Law of cosines

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Law of Cosines

The law of cosines is a trigonometric extension of the Pythagorean Theorem.


Basic Description

The law of cosines is a formula that helps in triangulation when two or three side lengths of a triangle are known. The formula relates all three side lengths of a triangle to the cosine of a

particular angle.

 c^{2} = a^{2} + b^{2} - 2ab \cos C

When to use it: SAS, SSS.

A More Mathematical Explanation


Let  \vartriangle ABC be oriented so that UNIQ34cbe30024cb07ea-mat [...]


Let  \vartriangle ABC be oriented so that  C is at the origin, and  B is at the point (a,0).


Distance Formula

 distance = \sqrt {(x_{2}-x_{1})^{2} + (y_{2}-y_{1})^{2}}

c is the distance from  A to  B.

Substituting the appropriate points into the distance formula gives us

 c = \sqrt {(a-b \cos C)^{2} + (0-b \sin C)^{2}}

Squaring the inner terms, we have

 c = \sqrt {(a^{2}-2ab \cos C+b^{2} \cos^{2} C) + (b^{2} \sin^{2} C)}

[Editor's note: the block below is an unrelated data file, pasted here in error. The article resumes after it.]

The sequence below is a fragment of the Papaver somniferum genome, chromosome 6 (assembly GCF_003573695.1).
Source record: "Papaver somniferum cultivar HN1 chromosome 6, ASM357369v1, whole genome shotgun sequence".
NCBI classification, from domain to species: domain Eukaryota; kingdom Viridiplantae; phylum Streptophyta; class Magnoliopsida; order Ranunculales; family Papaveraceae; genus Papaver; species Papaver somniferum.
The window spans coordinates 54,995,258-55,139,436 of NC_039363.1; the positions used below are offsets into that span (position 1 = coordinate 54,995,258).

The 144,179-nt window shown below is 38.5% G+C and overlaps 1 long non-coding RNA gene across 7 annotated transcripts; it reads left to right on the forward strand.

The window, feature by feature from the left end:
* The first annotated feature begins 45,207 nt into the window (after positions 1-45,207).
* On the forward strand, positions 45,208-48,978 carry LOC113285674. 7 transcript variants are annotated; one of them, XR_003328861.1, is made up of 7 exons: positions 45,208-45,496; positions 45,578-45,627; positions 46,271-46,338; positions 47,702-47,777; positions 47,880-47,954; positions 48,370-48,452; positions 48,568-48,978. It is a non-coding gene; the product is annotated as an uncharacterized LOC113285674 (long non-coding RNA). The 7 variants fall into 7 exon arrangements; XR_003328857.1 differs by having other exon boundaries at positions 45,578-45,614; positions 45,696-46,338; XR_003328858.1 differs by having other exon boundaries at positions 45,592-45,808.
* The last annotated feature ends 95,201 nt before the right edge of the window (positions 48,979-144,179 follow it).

Since  \cos^{2} C +  \sin^{2} C = 1,

 c = \sqrt {(a^{2}+b^{2}-2ab \cos C+b^{2}}

Square both sides for

 c^{2} = (a^{2}+b^{2}-2ab \cos C+b^{2}

Example Triangulation

Complete the triangle using the law of cosines.

 c^{2} = a^{2} + b^{2} - 2ab \cos C

Image:SAS triangle.jpg


To find the side length c,

 c^{2} = 6^{2} + (6 \sqrt{2})^{2} -2 (6) (6 \sqrt{2}) \cos 45^\circ

Simplify for

 c^{2} =36 + 36 (2) - 72 \sqrt{2}) \cos 45^\circ

Since  \cos 45^\circ = \frac{1}{\sqrt{2}}, substitution gives us

 c^{2} =36 + 36 (2) - 72 \sqrt{2} (\frac{1}{\sqrt{2}})

Simplify for

 c^{2} =36 + 72 - 72

 c^{2} =36

Taking the square root of both sides gives us

 c =6

Now we can orient the triangle differently to get get a new version of the law of cosines so we can find angle measure B,

 b^{2} = a^{2} + c^{2} - 2ab \cos B

Substituting in the appropriate side lengths gives us

 (6 \sqrt{2})^{2} = 6^{2} + 6^{2} - 2(6)(6) \cos B

Simplify for

 36 (2) = 36 + 36 - 72 \cos B

72 = 72 - 72 \cos B

Subtracting 72 from both sides gives us

0 = - 72 \cos B

Dividing both sides by -72 gives us

0 = \cos B

Using inverse trigonometry, we know that

B = 90^\circ

And we can find the last angle measure A by subtracting the other two measures from  180^\circ

 180^\circ - 90^\circ - 45^\circ = 45^\circ



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